Reinsurance Proposal: Big Effect on Collateral, Limited Effect on Ratings

Fitch Ratings today issued a report titled “Impact of Proposed Changes in Collateral Requirements” that discusses its views on the National Association of Insurance Commissioners’ (NAIC) reinsurance task force’s proposal to revamp regulations governing reinsurers’ collateral requirements and cedants’ corresponding ability to take reinsurance credit in their statutory financial statements.

Fitch, which is following this issue closely, does not believe that individual (re)insurers’ financial or competitive positions will be materially altered, and thus the agency does not expect to make a material number of ratings changes if the proposal is adopted in its current form. Fitch views the proposal as a credit neutral for primary insurers, a modest positive for unauthorized reinsurers and a modest negative for authorized reinsurers.

Fitch expects collateral levels to decline under the proposal as reinsurers pressure cedants to accept minimum collateral levels required to receive reinsurance credit in their statutory financial statements. In exchange, Fitch expects primary insurers to negotiate corresponding price reductions as the cost of funding collateral requirements declines and available capacity increases. Fitch’s expectation is that this decline will occur over time since collateral requirements for reinsurance transactions entered into prior to the proposal’s effective date will not change.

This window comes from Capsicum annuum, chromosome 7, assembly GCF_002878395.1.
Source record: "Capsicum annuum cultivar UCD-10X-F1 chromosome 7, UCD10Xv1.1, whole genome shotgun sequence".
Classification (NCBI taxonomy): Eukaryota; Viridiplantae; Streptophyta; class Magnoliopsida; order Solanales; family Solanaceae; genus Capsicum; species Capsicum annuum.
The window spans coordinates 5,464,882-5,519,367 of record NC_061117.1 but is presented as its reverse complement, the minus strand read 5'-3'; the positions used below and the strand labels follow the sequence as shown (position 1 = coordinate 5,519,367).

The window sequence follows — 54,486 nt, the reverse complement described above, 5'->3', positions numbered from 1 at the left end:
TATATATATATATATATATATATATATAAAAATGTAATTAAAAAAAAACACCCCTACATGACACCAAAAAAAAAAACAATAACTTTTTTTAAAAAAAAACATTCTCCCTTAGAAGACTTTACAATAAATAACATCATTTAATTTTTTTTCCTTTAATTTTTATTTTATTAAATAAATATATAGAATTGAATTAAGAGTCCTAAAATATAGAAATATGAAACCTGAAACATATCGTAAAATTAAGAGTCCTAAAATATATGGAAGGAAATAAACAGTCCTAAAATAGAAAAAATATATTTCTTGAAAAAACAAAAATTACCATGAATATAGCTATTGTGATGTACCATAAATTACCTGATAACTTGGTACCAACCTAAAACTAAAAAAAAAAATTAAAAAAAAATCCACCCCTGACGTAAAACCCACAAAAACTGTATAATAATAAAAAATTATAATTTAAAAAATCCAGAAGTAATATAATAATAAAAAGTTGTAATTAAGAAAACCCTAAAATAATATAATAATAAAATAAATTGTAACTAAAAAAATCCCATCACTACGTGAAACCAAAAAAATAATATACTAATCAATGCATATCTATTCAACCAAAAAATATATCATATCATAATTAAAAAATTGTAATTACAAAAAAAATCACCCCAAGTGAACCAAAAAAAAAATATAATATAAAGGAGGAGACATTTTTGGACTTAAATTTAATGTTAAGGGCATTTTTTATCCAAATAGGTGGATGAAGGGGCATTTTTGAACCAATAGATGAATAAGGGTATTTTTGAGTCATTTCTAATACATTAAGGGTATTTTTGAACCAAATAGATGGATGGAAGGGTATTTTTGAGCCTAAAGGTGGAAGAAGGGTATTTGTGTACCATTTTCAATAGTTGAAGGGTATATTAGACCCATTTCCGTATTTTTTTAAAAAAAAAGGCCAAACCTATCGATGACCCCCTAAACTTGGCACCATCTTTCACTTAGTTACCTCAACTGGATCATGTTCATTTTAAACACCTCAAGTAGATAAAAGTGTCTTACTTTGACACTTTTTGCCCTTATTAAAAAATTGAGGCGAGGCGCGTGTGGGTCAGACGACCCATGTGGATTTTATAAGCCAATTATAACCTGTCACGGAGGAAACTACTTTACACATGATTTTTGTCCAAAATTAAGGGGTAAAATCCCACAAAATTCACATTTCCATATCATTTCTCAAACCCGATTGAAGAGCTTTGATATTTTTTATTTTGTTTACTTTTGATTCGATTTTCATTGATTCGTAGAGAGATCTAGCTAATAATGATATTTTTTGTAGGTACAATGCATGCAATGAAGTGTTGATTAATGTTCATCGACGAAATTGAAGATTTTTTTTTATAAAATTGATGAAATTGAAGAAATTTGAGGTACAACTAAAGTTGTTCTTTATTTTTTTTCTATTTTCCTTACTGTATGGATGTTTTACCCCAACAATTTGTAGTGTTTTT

The dollar amounts involved are significant. Collectively, U.S.-domiciled life and non-life (re)insurers reported US$605 billion of ceded reinsurance recoverables and US$218 billion of collateral on recoverables from unauthorized reinsurers at year-end 2005. Although Fitch expects that over time the proposal’s implementation would reduce the collateral supporting primary insurers’ reinsurance assets, the agency believes that the proposal’s minimum collateral requirements are well in excess of historical default rates and thus provide more than adequate default protection.

In the report, Fitch discusses its views on the proposals:

–Probable effect on existing collateral levels;

–Minimum required collateral levels relative to historical corporate bond defaults;

–Credit implications for primary insurers and reinsurers.

Fitch also provided comments on the proposal to the NAIC in January 2007, the content of which is included in Appendix C of the Special Report.

Source: Fitch